Bodied review Callum Worthy DumbfoundeadYear: 2017
Director(s): Joseph Kahn
Writer(s): Alex Larsen, Joseph Kahn
Region of Origin: US

Aspect Ratio: 2.00:1
Rating: n/a
Digital, Color, 120 mins

Synopsis: A progressive graduate student finds success and sparks outrage when his interest in battle rap as a thesis subject becomes a competitive obsession. (Source)

There’s no other way to say this – Bodied is an atom bomb unleashed upon the current zeitgeist. Director Joseph Kahn isn’t known for taking the easy way out, and his latest effort is no different. Kahn and screenwriter Alex Larsen (known battle rapper Kid Twist) have a sharp, subversive story on their hands, a battle rap romp that doesn’t pull any punches as it dissects cultural boundaries and an art form that has the power to divide or unite. By all accounts, this is a perfect time capsule of the here and now, and an indisputable crowd pleaser that pulses with a relentless rhythm and uncompromising grit.

Right off the bat, we’re thrown into a raging war zone, a war of words more violent than any physical punch, featuring two battle rappers out for blood. Off to the side, is white-as-rice Adam (Calum Worthy), who is explaining the game to his girlfriend, Maya (Rory Uphold). Not able to see past the brash insults or aggressive bids for dominance, Maya’s horrified, yet Adam looks on and even raps along to a few lines. In actuality, he’s closeted fanboy, there to interview one of battle rap’s best, Behn Grymm (Jackie Long), for a thesis. One thing leads to another, and it turns out that Adam has some untapped skill of his own. Grymm ends up making Adam his protege, and the once, timid, white boy unleashes the beast within.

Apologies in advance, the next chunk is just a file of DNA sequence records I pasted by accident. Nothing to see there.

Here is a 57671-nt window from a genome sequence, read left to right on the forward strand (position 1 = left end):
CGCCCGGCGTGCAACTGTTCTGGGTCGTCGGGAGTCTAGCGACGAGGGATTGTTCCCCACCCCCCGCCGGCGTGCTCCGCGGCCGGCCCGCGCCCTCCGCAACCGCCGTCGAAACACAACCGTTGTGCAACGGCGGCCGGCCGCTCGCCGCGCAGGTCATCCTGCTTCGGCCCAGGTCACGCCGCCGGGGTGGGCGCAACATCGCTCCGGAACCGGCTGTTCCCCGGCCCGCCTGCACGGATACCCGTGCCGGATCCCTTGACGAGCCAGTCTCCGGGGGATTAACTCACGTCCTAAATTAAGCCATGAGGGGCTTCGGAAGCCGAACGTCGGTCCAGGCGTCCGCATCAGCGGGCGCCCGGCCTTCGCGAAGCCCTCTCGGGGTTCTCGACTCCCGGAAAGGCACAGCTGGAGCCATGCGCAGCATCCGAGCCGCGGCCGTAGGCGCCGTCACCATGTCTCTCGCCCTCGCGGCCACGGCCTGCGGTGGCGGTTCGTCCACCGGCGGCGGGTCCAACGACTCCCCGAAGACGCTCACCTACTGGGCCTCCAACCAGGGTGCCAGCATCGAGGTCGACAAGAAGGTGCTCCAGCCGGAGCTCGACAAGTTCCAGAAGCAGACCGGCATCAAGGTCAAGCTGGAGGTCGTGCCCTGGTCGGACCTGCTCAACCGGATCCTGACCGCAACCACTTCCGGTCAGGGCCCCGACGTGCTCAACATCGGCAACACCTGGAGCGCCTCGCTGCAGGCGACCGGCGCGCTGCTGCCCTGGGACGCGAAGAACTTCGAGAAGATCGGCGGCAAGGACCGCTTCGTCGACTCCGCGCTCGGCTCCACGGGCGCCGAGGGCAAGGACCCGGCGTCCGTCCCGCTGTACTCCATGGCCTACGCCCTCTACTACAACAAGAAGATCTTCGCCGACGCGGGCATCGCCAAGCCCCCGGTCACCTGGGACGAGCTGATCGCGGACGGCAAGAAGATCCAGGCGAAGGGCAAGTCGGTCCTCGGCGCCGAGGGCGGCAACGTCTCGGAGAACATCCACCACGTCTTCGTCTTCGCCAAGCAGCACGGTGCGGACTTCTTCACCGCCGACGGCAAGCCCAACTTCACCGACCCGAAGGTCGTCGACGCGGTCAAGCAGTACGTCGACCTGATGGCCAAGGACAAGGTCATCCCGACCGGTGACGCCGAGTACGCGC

Just as battle rap is a fierce, uncompromising display of skill and poetic violence, so too is Kahn’s film. From the first frame, Kahn’s created a wholly immersive experience, using a barrage of quick cuts, on-screen graphics and skillfully-staged showdowns to make each word and action feel as if its hurtling towards us with the speed and weight of a freight truck. While others would use such an overbearing style as substance, however, Kahn’s execution provides depth, rendering a world struggling to deal with cultural overstimulation and aggressively short attention spans. It all evokes a heightened sense of reality, taking on racial stereotypes, white privilege, cultural appropriation, social taboo and hypersensitivity. Needless to say, the plot is dense, with no trivial detail going to waste as Kahn chronicles Adam’s journey, forcing us to see things from outside our own perspective. Everything ties together through the rap battles themselves, which call out the value and catharsis of coming face-to-face with our faults, fears and failures to better understand ourselves and each other.

Bodied review Callum Worthy Jackie LongIn addition to being littered with a slew of cameos from actual battle rappers, the ensemble is spot on, and genuinely a joy to watch. Ushering us into the battle rap scene, Calum Worthy is incredible as Adam. Worthy is the film’s lifeline in many ways, and his transformation from meek to vicious is staggering to watch. Worthy plays a perfect everyman until he isn’t, crystalizing the film’s ideas about duality and innate, unwitting racism in a way that has to be seen to be believed. On the flip side, Jackie Long’s Behn Grymm is just as amazing. Long shows off the story’s depth in the best way, savage in his battles, but yielding soft-spoken wisdom outside of competition. Long best shows the two sides that each of us are capable of, channeling repressed anger into art which contrasts vividly with his stable domesticity. Jonathan Park (Dumbfoundead) and Anthony Michael Hall are the icing on top, as a competitor turned friend, and father figure respectively.

Bodied is raw and furious, somehow finding a way to turn its microcosm into fun yet sobering social critique. Given that the story’s implications are wide-reaching, the film isn’t one littered with easy answers. Still, it poses all the right questions and showcases that we all have more in common than most would like to admit or even acknowledge. If there’s one thing I haven’t stressed enough, it’s that whether you’re a battle rap fan or not, the film is breathtakingly entertaining, moving at the speed of light with genuine laughs and a lot of heart. Joseph Kahn just dropped the cinematic mic of the year, and his latest is absolutely an experience that needs to be sought out.